Fortunately, the back-of-the-brain has lots of things bouncing around. While there, "mechanism design" met Al Gore and had a chat with carbon cap-and-trade policy. And I realized that the way to understand the importance of this year's economics Nobel was to take a look at how we debate the usefulness of markets.

A key insight of mechanism design theory is that real-world economic transactions differ from an abstract "market" where a price falls from heaven and trade happens. When engaging in trade in the real world, economic actors (buyers and sellers), must abide by certain rules and/or norms (e.g. Is it ok to negotiate? Can you make more than one counter offer?). Mechanism design shows that the economic outcomes, including market efficiency, can be dependent upon those rules.

Thus all "free-markets" are not equal. In fact a marketplace does not exist independently from its rules and norms -- they one and the same. Saying that "the market works" to allocate resources depends on the specific market design and conditions. Thus (and contrary to much conservative rhetoric) economic theory -- of which mechanism design is a part -- does not say that markets always achieve an efficient outcome. Mechanism design can help us better understand when markets do perform well. And when markets no not reach an efficient outcome, mechanism design theory can suggest mechanisms that might work better.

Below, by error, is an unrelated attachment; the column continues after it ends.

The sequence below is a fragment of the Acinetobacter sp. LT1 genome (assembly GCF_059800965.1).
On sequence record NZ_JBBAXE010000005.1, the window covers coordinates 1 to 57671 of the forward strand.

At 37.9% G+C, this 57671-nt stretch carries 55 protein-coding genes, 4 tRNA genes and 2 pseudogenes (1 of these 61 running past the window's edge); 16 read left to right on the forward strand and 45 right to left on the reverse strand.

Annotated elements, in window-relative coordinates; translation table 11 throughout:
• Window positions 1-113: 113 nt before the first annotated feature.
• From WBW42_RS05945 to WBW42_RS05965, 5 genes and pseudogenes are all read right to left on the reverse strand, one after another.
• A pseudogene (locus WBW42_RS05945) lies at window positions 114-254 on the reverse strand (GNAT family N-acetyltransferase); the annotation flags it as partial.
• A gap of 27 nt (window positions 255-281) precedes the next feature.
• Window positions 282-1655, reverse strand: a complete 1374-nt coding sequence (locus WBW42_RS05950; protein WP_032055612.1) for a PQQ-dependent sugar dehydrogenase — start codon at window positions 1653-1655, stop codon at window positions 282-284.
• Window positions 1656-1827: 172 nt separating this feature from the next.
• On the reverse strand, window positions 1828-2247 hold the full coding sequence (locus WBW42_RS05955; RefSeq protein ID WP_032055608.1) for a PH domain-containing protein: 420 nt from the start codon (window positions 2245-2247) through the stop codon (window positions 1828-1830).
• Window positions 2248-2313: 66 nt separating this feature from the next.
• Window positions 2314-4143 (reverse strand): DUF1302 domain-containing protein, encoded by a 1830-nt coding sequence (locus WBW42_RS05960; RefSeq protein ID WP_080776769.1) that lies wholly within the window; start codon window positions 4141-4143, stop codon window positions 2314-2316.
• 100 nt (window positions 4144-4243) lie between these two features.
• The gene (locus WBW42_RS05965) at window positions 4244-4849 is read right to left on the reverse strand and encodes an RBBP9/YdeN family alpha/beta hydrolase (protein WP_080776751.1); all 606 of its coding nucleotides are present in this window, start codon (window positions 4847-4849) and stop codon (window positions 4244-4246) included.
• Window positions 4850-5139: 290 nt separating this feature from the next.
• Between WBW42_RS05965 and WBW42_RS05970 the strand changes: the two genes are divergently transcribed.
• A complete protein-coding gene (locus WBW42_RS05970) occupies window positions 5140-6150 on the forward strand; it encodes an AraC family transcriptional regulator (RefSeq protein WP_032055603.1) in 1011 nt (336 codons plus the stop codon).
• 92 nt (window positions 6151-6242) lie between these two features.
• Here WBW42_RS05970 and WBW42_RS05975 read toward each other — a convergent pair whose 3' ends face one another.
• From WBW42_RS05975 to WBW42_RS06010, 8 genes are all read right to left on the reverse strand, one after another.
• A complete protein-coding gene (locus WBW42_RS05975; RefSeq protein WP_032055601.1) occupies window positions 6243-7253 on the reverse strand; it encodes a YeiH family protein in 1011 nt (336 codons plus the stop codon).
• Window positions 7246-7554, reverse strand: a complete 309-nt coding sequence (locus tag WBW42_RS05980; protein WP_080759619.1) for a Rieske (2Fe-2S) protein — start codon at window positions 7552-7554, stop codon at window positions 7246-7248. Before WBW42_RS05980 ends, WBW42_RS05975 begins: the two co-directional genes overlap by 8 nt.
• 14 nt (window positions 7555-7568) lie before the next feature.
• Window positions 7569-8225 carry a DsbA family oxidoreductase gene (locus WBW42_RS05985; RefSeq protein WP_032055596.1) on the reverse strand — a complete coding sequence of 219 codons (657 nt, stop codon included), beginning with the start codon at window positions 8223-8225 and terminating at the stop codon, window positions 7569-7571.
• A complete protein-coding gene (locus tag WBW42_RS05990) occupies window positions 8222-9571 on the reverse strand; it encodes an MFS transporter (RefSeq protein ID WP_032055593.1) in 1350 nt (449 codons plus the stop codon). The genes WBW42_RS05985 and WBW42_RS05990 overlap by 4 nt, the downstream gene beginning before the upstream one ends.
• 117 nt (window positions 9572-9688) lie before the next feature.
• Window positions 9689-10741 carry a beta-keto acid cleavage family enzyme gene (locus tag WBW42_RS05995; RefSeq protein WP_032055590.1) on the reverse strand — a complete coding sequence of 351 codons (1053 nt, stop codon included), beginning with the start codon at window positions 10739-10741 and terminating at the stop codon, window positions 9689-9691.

The theory also points out that economic actors have an incentive to hide their true feelings about the product. So, if you walk onto a used car lot, you would be foolish to let the salesman know exactly how much you like that '67 Chevy. And the seller would be foolish to let you know that he has not gotten a single offer on the car in the six months it's been on the lot. But at some point, either you or the salesman will have to make an offer to the other -- and in doing so, reveal some, but perhaps not all, of your true preferences.